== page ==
Synopses & Reviews
No money? No problem. You can start packing your bags for that trip youve been dreaming a lifetime about.
For more than half a decade, Matt Kepnes (aka Nomadic Matt) has been showing readers of his enormously popular travel blog that traveling isnt expensive and that its affordable to all. He proves that as long as you think out of the box and travel like locals, your trip doesnt have to break your bank, nor do you need to give up luxury.
How to Travel the World on $50 a Day reveals Nomadic Matts tips, tricks, and secrets to comfortable budget travel based on his experience traveling the world without giving up the sushi meals and comfortable beds he enjoys. Offering a blend of advice ranging from travel hacking to smart banking, youll learn how to:
* Avoid paying bank fees anywhere in the world
* Earn thousands of free frequent flyer points
* Find discount travel cards that can save on hostels, tours, and transportation
* Get cheap (or free) plane tickets
Whether its a two-week, two-month, or two-year trip, Nomadic Matt shows you how to stretch your money further so you can travel cheaper, smarter, and longer.
is about taking time off from your normal life—from six weeks to four months to two years—to discover and experience the world on your own terms. Veteran shoestring traveler Rolf Potts shows how anyone armed with an independent spirit can achieve the dream of extended overseas travel. Potts gives the necessary information on:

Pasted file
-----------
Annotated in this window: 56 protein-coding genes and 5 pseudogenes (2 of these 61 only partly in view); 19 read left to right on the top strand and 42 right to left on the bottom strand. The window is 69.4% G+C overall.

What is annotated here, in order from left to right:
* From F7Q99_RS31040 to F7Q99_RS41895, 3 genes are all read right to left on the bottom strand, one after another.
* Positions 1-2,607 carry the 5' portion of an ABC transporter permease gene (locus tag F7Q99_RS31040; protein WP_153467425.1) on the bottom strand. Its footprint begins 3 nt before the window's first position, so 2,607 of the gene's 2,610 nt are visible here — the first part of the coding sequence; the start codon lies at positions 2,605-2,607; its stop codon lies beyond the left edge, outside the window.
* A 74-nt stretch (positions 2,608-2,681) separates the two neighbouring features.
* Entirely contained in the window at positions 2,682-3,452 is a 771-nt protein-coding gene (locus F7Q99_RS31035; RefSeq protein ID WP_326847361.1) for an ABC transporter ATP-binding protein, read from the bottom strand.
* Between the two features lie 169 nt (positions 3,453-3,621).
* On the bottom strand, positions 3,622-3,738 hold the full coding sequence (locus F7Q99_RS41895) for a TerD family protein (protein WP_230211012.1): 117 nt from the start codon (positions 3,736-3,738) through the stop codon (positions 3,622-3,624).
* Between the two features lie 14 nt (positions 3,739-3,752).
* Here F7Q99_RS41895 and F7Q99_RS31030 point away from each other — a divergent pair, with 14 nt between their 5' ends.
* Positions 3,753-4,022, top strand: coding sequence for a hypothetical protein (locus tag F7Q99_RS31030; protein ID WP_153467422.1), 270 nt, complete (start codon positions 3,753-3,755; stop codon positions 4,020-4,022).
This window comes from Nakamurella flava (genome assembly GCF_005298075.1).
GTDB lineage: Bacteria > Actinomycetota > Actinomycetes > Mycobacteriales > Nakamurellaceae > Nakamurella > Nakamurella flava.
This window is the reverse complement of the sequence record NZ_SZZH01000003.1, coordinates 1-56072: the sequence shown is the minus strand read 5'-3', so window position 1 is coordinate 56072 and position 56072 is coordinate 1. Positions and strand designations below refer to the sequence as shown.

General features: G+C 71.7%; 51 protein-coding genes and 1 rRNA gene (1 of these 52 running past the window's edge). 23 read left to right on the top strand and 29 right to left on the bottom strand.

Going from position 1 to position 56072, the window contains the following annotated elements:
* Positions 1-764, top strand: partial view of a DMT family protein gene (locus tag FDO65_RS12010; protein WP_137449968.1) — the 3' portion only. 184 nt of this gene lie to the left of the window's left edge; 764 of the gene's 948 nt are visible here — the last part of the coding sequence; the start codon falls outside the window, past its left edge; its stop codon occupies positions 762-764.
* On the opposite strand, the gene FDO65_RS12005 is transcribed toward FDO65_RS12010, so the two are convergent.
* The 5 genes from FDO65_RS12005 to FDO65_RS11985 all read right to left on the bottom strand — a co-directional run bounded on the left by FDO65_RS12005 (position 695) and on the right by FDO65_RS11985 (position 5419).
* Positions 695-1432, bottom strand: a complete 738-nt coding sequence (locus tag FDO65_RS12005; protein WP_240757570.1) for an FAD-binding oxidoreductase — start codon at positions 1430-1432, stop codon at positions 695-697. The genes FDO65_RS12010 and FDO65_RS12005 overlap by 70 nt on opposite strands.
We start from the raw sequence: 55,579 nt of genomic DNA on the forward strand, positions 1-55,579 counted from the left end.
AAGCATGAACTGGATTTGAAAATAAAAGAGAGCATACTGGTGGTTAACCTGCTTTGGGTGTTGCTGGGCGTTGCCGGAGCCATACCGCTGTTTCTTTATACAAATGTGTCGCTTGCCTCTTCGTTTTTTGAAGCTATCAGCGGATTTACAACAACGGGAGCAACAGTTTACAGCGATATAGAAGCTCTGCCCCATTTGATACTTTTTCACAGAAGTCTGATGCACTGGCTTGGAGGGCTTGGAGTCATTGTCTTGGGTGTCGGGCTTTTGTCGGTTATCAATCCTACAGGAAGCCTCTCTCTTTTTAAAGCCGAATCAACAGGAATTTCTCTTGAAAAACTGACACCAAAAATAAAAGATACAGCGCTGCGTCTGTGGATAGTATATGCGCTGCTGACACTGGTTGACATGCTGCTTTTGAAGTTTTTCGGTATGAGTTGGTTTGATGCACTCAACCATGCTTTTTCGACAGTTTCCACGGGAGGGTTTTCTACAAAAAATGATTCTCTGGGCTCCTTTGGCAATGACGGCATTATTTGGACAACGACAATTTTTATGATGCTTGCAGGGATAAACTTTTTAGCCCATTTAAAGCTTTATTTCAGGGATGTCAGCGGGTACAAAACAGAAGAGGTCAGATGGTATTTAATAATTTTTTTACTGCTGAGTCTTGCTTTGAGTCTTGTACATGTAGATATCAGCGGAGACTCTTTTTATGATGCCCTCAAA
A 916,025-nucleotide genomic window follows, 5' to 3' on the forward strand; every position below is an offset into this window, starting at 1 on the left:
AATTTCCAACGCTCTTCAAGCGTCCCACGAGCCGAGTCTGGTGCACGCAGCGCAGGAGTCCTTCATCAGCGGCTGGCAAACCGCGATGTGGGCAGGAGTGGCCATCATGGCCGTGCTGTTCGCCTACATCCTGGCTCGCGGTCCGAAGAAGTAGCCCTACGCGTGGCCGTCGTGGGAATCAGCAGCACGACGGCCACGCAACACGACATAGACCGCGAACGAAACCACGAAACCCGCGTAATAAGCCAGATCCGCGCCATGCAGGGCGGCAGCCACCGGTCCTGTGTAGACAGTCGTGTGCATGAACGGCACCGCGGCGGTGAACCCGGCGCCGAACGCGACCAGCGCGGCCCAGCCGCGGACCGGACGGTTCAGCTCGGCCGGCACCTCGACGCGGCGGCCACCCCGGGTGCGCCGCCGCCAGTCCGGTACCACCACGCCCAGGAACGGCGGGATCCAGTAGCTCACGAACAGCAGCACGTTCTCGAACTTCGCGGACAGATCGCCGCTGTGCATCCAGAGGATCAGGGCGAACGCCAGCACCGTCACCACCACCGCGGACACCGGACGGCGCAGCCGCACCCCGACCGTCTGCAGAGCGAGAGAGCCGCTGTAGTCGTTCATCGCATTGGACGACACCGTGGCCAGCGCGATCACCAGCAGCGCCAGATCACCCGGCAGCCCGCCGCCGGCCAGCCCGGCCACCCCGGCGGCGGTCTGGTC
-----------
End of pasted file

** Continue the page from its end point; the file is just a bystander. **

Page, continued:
• financing your travel time
• determining your destination
• adjusting to life on the road
• working and volunteering overseas
• handling travel adversity
• re-assimilating back into ordinary life
Not just a plan of action, vagabonding is an outlook on life that emphasizes creativity, discovery, and the growth of the spirit. Visit the vagabonding communitys hub at www.vagabonding.net.
Veteran shoestring traveler Potts shows how anyone armed with an independent, curious spirit can achieve the dream of extended overseas travel, once thought to be the sole province of students, counterculture dropouts, and the idle rich.
About the Author
Rolf Potts funded his earliest vagabonding experiences by working as a landscaper and an ESL teacher. He now writes about independent travel for National Geographic Adventure, and his travel essays have appeared in Salon, Condé Nast Traveler, National Geographic Traveler, and Best American Travel Writing 2000, and on National Public Radio.